In Flanders fields the poppies blow 
Between the crosses, row on row, 
That mark our place; and in the sky 
The larks, still bravely singing, fly 
Scarce heard amid the guns below. 
We are the Dead. Short days ago 
We lived, felt dawn, saw sunset glow, 
Loved and were loved, and now we lie 
In Flanders fields. 
Take up our quarrel with the foe: 
To you from failing hands we throw 
The torch; be yours to hold it high. 
If ye break faith with us who die 
We shall not sleep, though poppies grow 
In Flanders fields. 

by Lieutenant-Colonel John McCrae

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In Memory

Serene and beautiful and very wise,
Most erudite in curious Grecian lore,
You lay and read your learned books, and bore
A weight of unshed tears and silent sighs.
The song within your heart could never rise
Until love bade it spread its wings and soar.
Nor could you look on Beauty's face before
A poet's burning mouth had touched your eyes. 

Love is made out of ecstasy and wonder;
Love is a poignant and accustomed pain.
It is a burst of Heaven-shaking thunder;
It is a linnet's fluting after rain.
Love's voice is through your song; 
above and under
And in each note to echo and remain

A red rose is His Sacred Heart, 
a white rose is His face,
And His breath has turned the barren 
world to a rich and flowery place.
He is the Rose of Sharon, 
His gardener am I,
And I shall drink His fragrance 
in Heaven when I die.

by Joyce Kilmer

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Memorial Day

The bugle echoes shrill and sweet,
But not of war it sings to-day.
The road is rhythmic with the feet
Of men-at-arms who come to pray. 

The roses blossom white and red
On tombs where weary soldiers lie;
Flags wave above the honored dead
And martial music cleaves the sky. 

Above their wreath-strewn 
graves we kneel,
They kept the faith and 
fought the fight.
Through flying lead and 
crimson steel
They plunged for Freedom 
and the Right. 

May we, their grateful children, learn
Their strength, who lie 
beneath this sod,
Who went through fire 
and death to earn
At last the accolade of God.

In shining rank on rank arrayed
They march, the legions of the Lord;
He is their Captain unafraid,
The Prince of Peace . . . 
Who brought a sword.

by Joyce Kilmer

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Nothing Gold Can Stay

Nature's first green is gold,
Her hardest hue to hold
Her early leaf's a flower;
But only so an hour.
Then leaf subsides to leaf.
So Eden sank to grief,
So dawn goes down to day.
Nothing gold can stay.

Robert Frost (1875-1963)

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Not In Vein

If I can stop one heart from breaking,
I shall not live in vain:
If I can ease one life the aching,
Or cool one pain,
Or help one fainting robin
Unto his nest again,
I shall not live in vain.

Emily Dickinson (1830-1886) Amherst, Massachusetts

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Remembrance Day

Eleven O'Clock
The crowd is gathered
Blood stained lapel

In a silence of white crosses
The granite monument inspires
Bronze men, stand up!
The people commemorate 
your sacrifice
Paraded from the 
horrific maelstrom
All wars mistaken
Memory engraved with 
the chisel of war
Outpourings of feelings

In a wreath of poppies
A mother offers the last lament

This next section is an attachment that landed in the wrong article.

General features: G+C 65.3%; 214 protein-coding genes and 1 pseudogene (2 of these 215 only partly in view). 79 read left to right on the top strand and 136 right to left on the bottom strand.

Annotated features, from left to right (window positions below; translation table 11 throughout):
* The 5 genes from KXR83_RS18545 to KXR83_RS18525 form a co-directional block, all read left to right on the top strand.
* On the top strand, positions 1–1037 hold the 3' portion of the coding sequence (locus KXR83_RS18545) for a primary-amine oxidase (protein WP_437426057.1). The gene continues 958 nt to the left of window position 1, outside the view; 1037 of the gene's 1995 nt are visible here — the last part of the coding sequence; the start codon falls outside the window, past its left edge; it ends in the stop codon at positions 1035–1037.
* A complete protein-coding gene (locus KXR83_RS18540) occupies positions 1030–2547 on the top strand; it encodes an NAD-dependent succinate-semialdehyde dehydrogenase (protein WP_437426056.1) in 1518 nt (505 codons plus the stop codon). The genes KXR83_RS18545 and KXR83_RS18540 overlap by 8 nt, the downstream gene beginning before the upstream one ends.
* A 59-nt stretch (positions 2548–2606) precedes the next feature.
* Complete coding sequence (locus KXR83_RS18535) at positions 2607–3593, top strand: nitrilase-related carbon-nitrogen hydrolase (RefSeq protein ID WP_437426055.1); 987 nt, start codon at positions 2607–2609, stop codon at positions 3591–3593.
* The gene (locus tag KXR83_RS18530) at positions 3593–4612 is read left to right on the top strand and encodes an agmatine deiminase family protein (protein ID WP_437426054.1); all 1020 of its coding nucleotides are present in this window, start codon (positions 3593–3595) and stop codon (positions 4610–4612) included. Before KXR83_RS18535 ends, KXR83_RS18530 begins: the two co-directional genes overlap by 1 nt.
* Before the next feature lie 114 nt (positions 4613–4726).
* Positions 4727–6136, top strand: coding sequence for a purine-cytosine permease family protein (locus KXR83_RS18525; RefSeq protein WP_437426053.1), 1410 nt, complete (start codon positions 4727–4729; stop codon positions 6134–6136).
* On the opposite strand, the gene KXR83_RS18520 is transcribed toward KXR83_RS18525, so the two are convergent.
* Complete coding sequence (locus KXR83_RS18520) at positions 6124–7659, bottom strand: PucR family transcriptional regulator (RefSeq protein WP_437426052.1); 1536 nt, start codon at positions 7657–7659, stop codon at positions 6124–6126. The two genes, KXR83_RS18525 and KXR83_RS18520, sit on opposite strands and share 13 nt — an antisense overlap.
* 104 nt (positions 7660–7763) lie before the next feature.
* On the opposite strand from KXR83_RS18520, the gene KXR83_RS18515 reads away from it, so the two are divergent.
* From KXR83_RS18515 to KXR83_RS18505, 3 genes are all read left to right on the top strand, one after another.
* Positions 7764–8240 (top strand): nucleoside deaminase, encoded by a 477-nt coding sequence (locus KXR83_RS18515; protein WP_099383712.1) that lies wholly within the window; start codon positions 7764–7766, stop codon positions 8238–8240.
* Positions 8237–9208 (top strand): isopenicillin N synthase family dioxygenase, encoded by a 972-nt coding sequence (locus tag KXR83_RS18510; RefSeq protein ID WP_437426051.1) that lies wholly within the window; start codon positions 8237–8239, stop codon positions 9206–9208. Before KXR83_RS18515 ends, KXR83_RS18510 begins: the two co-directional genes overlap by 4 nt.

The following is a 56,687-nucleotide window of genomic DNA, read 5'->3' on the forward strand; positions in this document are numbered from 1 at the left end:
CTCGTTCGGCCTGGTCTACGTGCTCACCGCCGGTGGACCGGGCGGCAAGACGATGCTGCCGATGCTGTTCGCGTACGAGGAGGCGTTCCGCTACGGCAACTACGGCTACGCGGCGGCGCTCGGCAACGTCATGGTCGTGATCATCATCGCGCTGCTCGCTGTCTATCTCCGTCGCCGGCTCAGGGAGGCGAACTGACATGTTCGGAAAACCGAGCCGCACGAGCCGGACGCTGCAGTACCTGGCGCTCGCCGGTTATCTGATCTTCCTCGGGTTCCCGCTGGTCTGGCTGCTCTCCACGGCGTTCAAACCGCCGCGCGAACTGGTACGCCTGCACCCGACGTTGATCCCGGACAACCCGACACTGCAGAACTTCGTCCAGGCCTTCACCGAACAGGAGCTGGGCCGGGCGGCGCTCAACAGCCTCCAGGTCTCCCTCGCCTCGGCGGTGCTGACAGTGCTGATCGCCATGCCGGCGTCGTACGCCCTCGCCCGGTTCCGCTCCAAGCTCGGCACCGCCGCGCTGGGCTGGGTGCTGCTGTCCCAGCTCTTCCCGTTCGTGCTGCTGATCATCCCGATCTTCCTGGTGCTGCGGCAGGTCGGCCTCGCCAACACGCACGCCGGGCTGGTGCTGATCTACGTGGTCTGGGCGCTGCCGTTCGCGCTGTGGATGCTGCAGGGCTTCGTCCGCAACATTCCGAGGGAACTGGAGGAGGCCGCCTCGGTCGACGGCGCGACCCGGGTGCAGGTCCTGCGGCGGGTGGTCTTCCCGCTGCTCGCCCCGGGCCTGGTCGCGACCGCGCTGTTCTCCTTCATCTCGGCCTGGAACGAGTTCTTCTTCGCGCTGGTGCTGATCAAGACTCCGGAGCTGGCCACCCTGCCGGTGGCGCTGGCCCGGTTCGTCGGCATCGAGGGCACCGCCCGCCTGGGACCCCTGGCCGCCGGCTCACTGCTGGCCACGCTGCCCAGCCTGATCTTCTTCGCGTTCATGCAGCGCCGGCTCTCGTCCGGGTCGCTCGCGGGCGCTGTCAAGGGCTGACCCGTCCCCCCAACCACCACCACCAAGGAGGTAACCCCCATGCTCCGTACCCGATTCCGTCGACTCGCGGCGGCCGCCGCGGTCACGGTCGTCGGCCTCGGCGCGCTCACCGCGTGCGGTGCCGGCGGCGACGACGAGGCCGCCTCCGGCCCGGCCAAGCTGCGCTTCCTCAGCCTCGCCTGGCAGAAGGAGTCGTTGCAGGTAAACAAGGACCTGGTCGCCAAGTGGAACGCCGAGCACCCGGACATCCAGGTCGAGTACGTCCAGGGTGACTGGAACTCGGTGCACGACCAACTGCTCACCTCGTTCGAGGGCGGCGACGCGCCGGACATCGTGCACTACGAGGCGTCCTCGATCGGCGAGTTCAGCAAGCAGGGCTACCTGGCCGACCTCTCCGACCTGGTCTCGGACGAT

Of a son fallen 
for his country

O murderous war!
When will you 
drop your guns?

By Denyse B. Mercier

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Resignation

There is no flock, however watched and tended,
But one dead lamb is there!
There is no fireside, 
howsoe'er defended,
But has one vacant chair! 

The air is full of farewells to the dying,
And mournings for the dead;
The heart of Rachel, for her children crying,
Will not be comforted! 

Let us be patient! These severe afflictions
Not from the ground arise,
But oftentimes celestial benedictions
Assume this dark disguise. 

We see but dimly through the mists 
and vapors;
Amid these earthly damps
What seem to us but sad, 
funereal tapers
May be heaven's distant lamps. 

There is no Death! What seems 
so is transition;
This life of mortal breath
Is but a suburb of the life elysian,
Whose portal we call Death. 

She is not dead,€the child of our affection,€
But gone unto that school
Where she no longer needs our poor protection,
And Christ himself doth rule. 

In that great cloister's
stillness and seclusion,
By guardian angels led,
Safe from temptation, 
safe from sin's pollution,
She lives, whom we call dead. 

Day after day we think 
what she is doing
In those bright realms of air;
Year after year, 
her tender steps pursuing,
Behold her grown more fair. 

Thus do we walk with her, 
and keep unbroken
The bond which nature gives,
Thinking that our remembrance, 
though unspoken,
May reach her where she lives. 

Not as a child shall we again behold her;
For when with raptures wild
In our embraces we again enfold her,
She will not be a child; 

But a fair maiden, in her Father's mansion,
Clothed with celestial grace;
And beautiful with all the soul's expansion
Shall we behold her face. 

And though at times impetuous 
with emotion
And anguish long suppressed,
The swelling heart heaves 
moaning like the ocean,
That cannot be at rest,€

We will be patient, 
and assuage the feeling
We may not wholly stay;
By silence sanctifying, 
not concealing,
The grief that must have way.

by Henry Wadsworth Longfellow

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Tears In His Eyes

 I begged my father not to go
He looked at me and 
walked to the door so slow.

Tears filled his eyes as 
he bade my mother goodbye
I began to cry.

He opened his arms to me
"I must protect my country you see."

I hugged him once and 
kissed him twice
He wrapped his arms 
around me, it felt so nice.

Rain started to wail, 
she looked so frail
And I knew my 
emotions would fail.

But instead of breaking 
down and making things worse
My words came out 
slow without a curse.

I dried my tears and 
she looked at me
"Father will be back